Fast forward to the present day. I have been involved in some really interesting projects myself which have served to put some theory into practice. I have also visited quite a few projects around the UK and in the great tradition of engineering, the best ideas have been stolen and so I think I’ve now got a good grasp of the issues. On the cycling side, riding in rush hour on London’s cycle superhighways and then with a group of families for London Kidical Mass has shown me the power of what rebalancing our streets can achieve.

Since I wrote these words, I have been lucky enough to holiday in the Netherlands and I have spent the Autumn writing about the cycling infrastructure I just could help looking at while I was there. There's not been an epiphany for me, just a gradual realisation of how wrong we have got things in the UK and some regret about wasted time. But, I often say that there is always learning to be had in life and this blog has enabled me to explore and share ideas, so I've been playing catchup. 

I originally set myself the mad target of a blog post a week and I have stuck to it. Some posts are a bit lazy and some are quite involved taking several hours to put together. This week is a little lazy (I think I earned it), but I thought it would be fun to go and look at the data to see what my top 5 most read (or reread) posts have been over the last 5 years and with nearly 440,000 hits (yes as of this minute as I write);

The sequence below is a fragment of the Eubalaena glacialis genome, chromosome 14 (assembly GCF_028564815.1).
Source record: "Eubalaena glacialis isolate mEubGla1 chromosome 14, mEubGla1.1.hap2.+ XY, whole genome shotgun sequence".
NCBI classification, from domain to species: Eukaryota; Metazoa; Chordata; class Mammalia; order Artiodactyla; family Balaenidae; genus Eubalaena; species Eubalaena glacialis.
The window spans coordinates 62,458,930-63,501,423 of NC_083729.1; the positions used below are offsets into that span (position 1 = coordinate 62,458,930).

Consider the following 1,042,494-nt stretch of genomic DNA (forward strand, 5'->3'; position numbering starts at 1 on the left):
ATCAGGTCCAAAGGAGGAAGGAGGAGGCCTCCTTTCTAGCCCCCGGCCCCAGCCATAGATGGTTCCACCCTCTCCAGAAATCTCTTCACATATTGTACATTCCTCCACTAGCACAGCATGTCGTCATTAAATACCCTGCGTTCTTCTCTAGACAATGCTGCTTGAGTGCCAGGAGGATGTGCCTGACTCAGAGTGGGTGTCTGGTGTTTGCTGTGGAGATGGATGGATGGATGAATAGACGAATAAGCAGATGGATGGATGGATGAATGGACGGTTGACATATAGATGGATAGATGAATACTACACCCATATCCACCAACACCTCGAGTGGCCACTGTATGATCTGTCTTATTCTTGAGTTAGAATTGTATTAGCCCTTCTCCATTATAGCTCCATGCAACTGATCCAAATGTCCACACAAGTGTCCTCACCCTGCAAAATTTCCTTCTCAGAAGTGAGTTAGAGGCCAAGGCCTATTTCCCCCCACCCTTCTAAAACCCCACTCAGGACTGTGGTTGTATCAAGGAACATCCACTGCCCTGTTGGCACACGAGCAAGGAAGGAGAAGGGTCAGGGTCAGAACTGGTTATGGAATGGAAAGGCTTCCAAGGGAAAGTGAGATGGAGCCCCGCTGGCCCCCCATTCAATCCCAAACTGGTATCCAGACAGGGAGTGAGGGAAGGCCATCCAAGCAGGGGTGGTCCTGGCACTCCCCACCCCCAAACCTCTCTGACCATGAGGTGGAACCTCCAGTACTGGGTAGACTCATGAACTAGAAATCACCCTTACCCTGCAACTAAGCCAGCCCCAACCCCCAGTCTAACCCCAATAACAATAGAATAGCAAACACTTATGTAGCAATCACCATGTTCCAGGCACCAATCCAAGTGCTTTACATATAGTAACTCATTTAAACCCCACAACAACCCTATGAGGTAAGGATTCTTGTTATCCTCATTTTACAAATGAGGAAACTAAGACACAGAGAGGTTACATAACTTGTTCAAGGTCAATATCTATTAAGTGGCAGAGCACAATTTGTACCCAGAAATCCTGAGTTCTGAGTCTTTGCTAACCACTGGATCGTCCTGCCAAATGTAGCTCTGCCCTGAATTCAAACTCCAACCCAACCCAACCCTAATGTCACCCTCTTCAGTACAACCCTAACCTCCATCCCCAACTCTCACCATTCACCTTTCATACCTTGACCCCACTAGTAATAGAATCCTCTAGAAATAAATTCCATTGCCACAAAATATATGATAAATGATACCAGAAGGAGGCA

At number 5, with 3,808 hits, is a post from March 2013 - "20mph Speed Limits, Their Design and The Police". I discussed some controversy at the time where at the All Party Parliamentary Cycling Group Inquiry on 4th March 2013 a comment about not enforcing 20mph limits made by West Yorkshire Police led to a hasty clarification by the Association of Chief Police Officers about that not being the case. Things have changed a bit with the refreshing attitude of the West Midlands Police Traffic Unit which is enforcing 20mph speed limits and their good practice is gradually being adopted by other forces.

At number 4, with 3,995 hits also from March 2013, we have one of my favourite headlines - "Portas Pedal Powered Parking Pickles". I took the opportunity at having a pop at both the former transport-interfering-local-authority-hating-self-appointed-parking-tzar Communities Secretary, Eric Pickles MP and the self appointed UK authority on high street regeneration, the marketing creative Mary Portas (so the headline worked).